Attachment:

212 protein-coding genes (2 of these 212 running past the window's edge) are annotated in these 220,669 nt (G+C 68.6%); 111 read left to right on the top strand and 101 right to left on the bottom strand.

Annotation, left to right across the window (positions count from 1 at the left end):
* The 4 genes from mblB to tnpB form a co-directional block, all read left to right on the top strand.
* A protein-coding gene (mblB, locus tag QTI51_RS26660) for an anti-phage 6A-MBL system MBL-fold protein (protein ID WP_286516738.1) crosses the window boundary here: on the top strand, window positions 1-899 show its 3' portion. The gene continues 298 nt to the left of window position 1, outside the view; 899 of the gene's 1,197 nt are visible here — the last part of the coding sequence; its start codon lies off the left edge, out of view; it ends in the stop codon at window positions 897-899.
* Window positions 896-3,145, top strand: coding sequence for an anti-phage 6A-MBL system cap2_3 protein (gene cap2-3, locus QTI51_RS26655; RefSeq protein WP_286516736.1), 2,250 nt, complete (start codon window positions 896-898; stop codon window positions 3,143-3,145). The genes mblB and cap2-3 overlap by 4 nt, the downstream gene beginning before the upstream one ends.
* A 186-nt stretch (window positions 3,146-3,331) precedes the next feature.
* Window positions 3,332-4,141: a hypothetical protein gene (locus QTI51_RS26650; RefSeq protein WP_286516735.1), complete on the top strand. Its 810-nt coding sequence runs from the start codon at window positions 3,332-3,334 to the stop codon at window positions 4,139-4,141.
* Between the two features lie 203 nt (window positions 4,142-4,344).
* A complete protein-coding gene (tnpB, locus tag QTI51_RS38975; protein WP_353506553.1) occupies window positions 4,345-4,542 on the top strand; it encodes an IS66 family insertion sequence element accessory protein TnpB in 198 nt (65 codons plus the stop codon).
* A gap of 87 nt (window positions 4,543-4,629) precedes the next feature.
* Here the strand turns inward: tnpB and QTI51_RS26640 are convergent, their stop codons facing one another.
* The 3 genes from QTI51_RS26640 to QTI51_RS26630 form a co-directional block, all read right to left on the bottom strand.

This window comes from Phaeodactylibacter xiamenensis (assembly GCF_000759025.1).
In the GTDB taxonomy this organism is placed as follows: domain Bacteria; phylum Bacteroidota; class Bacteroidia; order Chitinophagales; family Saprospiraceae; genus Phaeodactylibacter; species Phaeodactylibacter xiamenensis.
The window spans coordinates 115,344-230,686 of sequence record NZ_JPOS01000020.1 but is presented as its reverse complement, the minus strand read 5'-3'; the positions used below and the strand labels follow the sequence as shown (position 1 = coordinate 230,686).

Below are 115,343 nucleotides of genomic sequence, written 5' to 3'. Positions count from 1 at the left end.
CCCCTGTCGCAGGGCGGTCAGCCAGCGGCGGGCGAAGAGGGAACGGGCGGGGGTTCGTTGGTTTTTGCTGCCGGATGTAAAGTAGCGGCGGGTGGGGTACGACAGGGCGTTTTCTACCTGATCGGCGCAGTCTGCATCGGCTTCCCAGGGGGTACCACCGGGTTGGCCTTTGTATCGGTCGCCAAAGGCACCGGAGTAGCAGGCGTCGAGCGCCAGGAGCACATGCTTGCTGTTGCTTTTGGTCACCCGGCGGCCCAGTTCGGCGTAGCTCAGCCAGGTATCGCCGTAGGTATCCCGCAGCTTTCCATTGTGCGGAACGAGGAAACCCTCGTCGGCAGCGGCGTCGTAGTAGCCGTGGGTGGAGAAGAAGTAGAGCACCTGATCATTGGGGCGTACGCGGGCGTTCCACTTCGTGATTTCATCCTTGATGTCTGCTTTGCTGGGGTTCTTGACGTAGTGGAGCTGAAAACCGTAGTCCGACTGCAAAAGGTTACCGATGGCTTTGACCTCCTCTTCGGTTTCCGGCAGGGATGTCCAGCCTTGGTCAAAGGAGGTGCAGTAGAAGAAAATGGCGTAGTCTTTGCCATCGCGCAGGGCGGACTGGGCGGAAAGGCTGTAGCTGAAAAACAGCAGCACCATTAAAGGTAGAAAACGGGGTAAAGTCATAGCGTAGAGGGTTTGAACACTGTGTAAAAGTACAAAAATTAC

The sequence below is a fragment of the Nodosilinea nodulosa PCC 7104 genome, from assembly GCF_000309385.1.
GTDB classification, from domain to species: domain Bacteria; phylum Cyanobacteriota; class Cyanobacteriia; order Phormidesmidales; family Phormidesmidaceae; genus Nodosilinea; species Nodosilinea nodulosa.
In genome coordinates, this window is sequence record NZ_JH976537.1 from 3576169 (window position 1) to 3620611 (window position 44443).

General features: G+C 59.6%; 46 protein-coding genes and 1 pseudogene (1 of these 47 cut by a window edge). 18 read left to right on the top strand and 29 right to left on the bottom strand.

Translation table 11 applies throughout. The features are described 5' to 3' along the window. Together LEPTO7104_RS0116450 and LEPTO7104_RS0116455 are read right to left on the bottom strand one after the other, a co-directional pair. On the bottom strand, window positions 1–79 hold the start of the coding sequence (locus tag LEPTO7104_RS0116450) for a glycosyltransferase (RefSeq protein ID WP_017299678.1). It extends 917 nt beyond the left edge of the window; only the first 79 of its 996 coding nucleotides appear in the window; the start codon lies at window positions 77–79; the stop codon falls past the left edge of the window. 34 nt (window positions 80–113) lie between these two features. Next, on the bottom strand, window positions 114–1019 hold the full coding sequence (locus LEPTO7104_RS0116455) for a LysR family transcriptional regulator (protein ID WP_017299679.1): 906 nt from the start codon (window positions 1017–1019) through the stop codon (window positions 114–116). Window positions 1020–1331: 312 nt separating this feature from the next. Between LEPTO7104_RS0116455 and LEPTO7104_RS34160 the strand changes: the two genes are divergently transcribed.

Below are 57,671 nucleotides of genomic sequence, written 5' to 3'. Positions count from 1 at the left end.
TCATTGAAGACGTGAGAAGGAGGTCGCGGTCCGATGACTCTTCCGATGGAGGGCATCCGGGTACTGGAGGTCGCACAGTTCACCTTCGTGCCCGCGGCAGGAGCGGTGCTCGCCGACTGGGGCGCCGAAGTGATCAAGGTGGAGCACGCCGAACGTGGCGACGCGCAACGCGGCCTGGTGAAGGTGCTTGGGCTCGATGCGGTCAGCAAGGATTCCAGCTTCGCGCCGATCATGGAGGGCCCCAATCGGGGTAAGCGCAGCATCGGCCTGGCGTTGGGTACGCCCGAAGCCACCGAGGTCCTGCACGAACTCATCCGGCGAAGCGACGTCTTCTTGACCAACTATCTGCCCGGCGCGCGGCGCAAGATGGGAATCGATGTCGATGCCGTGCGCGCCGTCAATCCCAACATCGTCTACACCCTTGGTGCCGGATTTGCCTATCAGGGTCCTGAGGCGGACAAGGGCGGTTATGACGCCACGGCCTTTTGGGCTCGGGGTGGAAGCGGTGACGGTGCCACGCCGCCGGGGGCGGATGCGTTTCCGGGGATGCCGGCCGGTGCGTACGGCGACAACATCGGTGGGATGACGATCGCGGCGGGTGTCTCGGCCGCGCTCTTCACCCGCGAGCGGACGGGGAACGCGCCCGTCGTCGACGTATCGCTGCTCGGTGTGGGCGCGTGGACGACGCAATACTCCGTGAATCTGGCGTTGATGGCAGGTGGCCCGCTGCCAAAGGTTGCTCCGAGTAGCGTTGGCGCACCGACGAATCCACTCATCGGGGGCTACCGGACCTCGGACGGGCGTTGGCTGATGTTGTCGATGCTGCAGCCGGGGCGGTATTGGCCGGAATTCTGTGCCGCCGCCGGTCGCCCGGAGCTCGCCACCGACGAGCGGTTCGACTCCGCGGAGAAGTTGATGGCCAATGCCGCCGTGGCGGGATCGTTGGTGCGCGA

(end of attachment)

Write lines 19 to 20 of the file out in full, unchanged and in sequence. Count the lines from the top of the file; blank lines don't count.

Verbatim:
GTDB classification, from domain to species: domain Bacteria; phylum Cyanobacteriota; class Cyanobacteriia; order Phormidesmidales; family Phormidesmidaceae; genus Nodosilinea; species Nodosilinea nodulosa.
In genome coordinates, this window is sequence record NZ_JH976537.1 from 3576169 (window position 1) to 3620611 (window position 44443).